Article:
Boxing


Tarver - Hopkins: Hopkins Conference Call - Part II

SCOTT FOSTER: Well, you know, much has been made about Tarver's southpaw style, and how that should benefit Antonio. But that sort of dismisses how well you've done versus south paws in your career. Describe what you do to adjust to the south pay style?

BERNARD HOPKINS: I don't do anything to adjust to the south paw style. I just punch them before they punch me..

I mean when you get into that look, look at my record, I'm knocked out by nine out of 12, and seven of them was world class fighters. And so, you know, people, you know, for some it depends on how they style of fighting is, a south paw can be a problem to them. A guy that's flat footed and walking and he's slugging, a south paw will eat a guy like that all day. Most south paws are counter puncher. What is Tarver? Tarver is a counter puncher. If you don't give him a target to counter, he will sit there and look at you like he's in a mirror.

That to me – I'd rather for all of my fights to have been south paws, because I know how to fight a south pay. Because it's nothing but (INAUDIBLE). I don't think about where my feet is at when I fight a south paw. I think about that he has something that I've got to take away. And it's not the left hand, it's the right hook that comes when you're blind sided that you don't see.

Now the hand that's coming down the pike, the left hand, you're going to see that, if you know what's coming. The punches that you don't see, is the punches that get you.

SCOTT FOSTER: And one last question Bernard on Ray Robinson. You know, he retired after his bout with Maxim (ph) for the second time, but ended up coming back to the sport for over a decade. How satisfying is it for you to know that everything is said and done, you've accomplished really all you ever wanted to. And that you really have another life, after you step out of the ring on the promotional side. How satisfying is that for you?

BERNARD HOPKINS: Well I miss talking, obviously. And then, it is satisfying. But, you know, most fighters come back not because they want to come back. Ray Robinson came back because he was broke.

SCOTT FOSTER: Right.

BERNARD HOPKINS: Joe Louis (ph) because he was broke. Let's not get it twisted. I'm not broke. I'm not coming back after June 10th. I'm going to do something else, and I'm doing it all ready. And ask my friend, my promoter, my partner in promotion, Richard Schafer, my advisor, CEO of Golden Boy, we are going to be the head in a promotional business of boxing in a new way, in a new era, and it's happening now. So my transition has always been plan before you go to the event. And I told myself that, and understood that long before I became Bernard Hopkins the fighter, because the last time I didn't plan, I did five years in the penitentiary. And I've been planning ever since I got out. And that planning before hand had me sitting here talking on the phone about a historic fight that I am going to accomplish, not attempt, but going to accomplish.

And to me, that is something that I would never, never underestimate or never abandon in my life. You plan. And then you execute.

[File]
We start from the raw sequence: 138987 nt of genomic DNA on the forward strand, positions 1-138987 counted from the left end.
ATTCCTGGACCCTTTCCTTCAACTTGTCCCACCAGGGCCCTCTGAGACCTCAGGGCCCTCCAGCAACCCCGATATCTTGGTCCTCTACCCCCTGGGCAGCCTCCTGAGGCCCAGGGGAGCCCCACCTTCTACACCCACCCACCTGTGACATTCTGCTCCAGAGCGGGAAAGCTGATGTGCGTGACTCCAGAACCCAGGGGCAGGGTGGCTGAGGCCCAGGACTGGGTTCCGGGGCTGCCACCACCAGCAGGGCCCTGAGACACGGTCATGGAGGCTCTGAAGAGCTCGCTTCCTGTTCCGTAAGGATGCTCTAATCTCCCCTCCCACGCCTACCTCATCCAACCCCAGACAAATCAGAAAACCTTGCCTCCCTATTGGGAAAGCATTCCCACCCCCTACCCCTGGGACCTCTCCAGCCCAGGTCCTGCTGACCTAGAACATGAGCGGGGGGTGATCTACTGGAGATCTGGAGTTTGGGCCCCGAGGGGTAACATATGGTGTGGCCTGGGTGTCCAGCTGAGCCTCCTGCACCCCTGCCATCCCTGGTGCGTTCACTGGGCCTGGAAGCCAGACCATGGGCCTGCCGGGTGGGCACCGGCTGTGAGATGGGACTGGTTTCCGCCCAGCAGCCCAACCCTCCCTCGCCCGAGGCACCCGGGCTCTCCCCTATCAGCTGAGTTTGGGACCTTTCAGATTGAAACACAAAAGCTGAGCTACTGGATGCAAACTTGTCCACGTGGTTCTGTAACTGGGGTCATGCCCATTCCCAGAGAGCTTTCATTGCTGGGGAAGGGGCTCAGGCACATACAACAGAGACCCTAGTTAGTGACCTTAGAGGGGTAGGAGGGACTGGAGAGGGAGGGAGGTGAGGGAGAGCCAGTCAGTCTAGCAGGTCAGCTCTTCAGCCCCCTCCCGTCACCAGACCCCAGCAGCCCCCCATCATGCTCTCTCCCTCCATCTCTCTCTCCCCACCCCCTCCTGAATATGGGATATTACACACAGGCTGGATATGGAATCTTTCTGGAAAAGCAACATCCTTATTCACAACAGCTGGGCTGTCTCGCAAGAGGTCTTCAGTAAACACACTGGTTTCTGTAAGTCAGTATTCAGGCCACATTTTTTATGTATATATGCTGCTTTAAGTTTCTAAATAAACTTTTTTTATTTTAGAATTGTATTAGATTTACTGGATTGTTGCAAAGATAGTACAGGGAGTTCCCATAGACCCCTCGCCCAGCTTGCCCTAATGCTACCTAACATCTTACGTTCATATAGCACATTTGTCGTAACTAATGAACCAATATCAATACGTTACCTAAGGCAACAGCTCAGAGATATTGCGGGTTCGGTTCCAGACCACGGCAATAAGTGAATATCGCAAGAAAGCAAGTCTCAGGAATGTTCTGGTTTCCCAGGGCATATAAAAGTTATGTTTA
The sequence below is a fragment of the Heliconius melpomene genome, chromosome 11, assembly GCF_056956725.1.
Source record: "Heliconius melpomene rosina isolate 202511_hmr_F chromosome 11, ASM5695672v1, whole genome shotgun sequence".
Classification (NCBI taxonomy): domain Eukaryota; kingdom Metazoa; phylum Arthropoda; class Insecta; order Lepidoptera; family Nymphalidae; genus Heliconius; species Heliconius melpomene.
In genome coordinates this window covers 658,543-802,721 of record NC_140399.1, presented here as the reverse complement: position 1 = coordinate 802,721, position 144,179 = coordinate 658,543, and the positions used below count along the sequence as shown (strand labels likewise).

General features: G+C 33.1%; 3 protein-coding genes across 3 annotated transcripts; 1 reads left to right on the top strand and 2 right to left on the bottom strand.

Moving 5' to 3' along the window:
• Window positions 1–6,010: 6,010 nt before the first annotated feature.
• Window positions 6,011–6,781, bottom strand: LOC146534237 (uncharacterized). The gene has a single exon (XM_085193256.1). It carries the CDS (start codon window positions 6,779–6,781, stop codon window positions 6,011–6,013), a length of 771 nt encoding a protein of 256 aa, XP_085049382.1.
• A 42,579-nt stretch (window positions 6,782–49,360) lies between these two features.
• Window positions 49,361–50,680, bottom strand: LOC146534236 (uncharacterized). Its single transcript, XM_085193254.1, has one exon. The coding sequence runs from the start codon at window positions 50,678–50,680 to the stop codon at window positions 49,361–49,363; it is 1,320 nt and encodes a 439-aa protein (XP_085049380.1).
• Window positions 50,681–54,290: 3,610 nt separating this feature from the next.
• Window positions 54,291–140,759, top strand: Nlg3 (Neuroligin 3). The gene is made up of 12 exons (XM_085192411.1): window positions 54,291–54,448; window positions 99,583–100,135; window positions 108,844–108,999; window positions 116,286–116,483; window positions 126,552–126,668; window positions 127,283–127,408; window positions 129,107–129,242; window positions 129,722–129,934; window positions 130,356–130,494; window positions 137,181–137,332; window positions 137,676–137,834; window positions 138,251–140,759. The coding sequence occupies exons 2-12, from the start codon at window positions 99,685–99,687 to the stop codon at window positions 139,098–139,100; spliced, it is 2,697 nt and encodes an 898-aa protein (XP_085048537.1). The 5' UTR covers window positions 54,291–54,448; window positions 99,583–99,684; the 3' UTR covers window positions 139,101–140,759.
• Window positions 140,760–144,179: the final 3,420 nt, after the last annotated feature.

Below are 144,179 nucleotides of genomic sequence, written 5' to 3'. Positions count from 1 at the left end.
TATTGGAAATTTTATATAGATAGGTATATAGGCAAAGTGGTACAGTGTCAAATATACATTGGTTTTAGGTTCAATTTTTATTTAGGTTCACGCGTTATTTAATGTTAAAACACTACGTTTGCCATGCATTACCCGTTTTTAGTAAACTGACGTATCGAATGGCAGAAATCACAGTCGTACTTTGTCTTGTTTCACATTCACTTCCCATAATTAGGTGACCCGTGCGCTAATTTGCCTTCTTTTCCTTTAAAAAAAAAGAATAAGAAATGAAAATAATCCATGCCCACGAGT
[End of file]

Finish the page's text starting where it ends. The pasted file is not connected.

SCOTT FOSTER: Well that sounds really good Bernard. We appreciate it.

BERNARD HOPKINS: Thanks.

OPERATOR: Thank you. Your next question is coming from Dan Rafael with ESPN, please go ahead.

DAN RAFAEL, ESPN: Hey, Bernard, how are you today?

BERNARD HOPKINS: Hey, Dan. How are you doing, man? Everything is good. New Orleans is hot man. I don't know if they want me to lose weight in this hot muggy sauna, or they want me to gain weight.

DAN RAFAEL: I was going to ask you about that. You know, you've spent most of your career training in either, I guess, Miami recently, training in Philadelphia. Can you tell me what it's been like to go to New Orleans? Obviously a city that's been devastated in the past year, and to I guess, really see it up close on a daily basis as you do your training, what has that been like?

BERNARD HOPKINS: It's been a humbling experience. Mackey Shilstone and his wife, Mrs. Shilstone took a tour of the ninth ward and oh my God. Sunday, we went down and we drove, and we didn't get out but we watched. We filmed it. I've got a piece of history that I will keep with me. I mean, you know, you're talking about the destruction of a 9/11. I mean this was a 9/11 of nature. And this hear was real sad. That is 400 bodies, as we speak, that was told to me by New Orleans person that's still out there in the rubble. People lost their homes. At a church, maybe a dozen people come and see me that their lost house, lost the church, watch me, had open house public workouts that are normally, never had in my camp.

I met Ray Nagin , the new mayor or New Orleans. I met the mayor – well the candidate that was trying to be mayor. I met a lot of people through Mackey Shilstone in New Orleans. They're glad I was down here. You're right at the Sheraton, downtown and the part of downtown. They've got a – I mean how big is that Mackey, that big poster of me?

MACKEY SHILSTONE: Twenty-four by 20 feet.

BERNARD HOPKINS: Twenty-four by 20 feet colored banner, plastered on the side of the shirts and hotels. If you can't see that, then you ought to go in and get checked for eyes, because you can see that for miles away. That's in right. New Orleans has opened their hearts out to me, and glad that I came to New Orleans and chose that town under the situation that they're under and I'm glad to be here.